It said that companies with higher borrowings saw their profits slump as a result of increased finance cost owing to the high interest rate regime that prevailed during last year.

In the bank, finance and insurance sector, the report noted that Central Finance, DFCC, First Capital, LB Finance, LOLC, Lanka Ventures, People’s Merchant Finance, Vallibel Finance and People’s Leasing were reporting profits for the nine months ended 31st December. “The bank, finance and insurance sector recorded a profit growth of 29 per cent while the profit growth excluding non-recurring items was 19 per cent. The banking sector extended its performance during the last financial year to achieve a non recurring profit growth of 49 per cent (27 per cent on recurring basis),” the report said, explaining that this growth was attributable to the foreign exchange gains made during the first half of last financial year (by Commercial, Samath and HNB) and the Rs 5.9 billion capital gain that was made by NDB through the sale of its stake in Aviva NDB Insurance.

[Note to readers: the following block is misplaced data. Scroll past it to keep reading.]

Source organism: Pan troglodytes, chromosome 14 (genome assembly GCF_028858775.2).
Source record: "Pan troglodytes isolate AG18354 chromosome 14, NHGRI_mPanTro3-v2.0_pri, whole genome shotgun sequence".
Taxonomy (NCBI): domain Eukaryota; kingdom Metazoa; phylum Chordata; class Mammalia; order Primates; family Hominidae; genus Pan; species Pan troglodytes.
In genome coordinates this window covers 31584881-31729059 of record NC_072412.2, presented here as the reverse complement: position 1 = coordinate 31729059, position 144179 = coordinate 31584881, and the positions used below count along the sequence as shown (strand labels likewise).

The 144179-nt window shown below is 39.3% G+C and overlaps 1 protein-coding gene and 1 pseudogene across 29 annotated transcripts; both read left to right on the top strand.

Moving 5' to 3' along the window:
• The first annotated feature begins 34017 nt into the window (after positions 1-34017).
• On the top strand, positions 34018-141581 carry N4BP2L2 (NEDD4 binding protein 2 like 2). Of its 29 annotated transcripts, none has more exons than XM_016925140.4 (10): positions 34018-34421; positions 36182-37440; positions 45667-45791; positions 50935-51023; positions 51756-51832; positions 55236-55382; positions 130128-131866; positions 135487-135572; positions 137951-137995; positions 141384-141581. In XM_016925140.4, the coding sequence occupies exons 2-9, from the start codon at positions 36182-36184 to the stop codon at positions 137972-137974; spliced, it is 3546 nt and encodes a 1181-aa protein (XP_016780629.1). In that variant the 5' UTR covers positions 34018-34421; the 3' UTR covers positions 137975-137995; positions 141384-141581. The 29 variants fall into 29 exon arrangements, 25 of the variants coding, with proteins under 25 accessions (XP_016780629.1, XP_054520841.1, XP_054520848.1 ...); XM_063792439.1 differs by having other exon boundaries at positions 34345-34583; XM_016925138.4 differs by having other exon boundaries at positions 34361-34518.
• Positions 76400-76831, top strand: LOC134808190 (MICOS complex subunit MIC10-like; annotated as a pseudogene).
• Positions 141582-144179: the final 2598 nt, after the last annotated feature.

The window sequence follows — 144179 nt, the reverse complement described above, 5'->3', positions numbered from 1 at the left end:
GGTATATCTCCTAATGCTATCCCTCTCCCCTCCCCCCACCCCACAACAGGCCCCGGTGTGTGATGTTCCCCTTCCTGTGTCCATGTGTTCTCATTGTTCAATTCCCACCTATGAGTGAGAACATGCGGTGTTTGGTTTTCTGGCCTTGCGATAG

The net interest margins (NIM) of most banks also saw quarter on quarter improvement which resulted in a growth in net interest income (NII), it said. It added that credit growth was restrained in line with the credit ceiling of 18 per cent (or 23 per cent with foreign borrowing) that was imposed by the Central Bank. The insurance sector performed well with a profit growth of 26 per cent while the profitability of finance sector came down by 20 per cent on a recurring basis and a 3 per cent dip in profitability on a non recurring basis. The report predicted that the credit growth in the banking sector is likely to increase by 15 per cent to 20 per cent this year with the removal of the credit ceiling in December 2012 and we anticipate the banking sector to continue to post robust profits.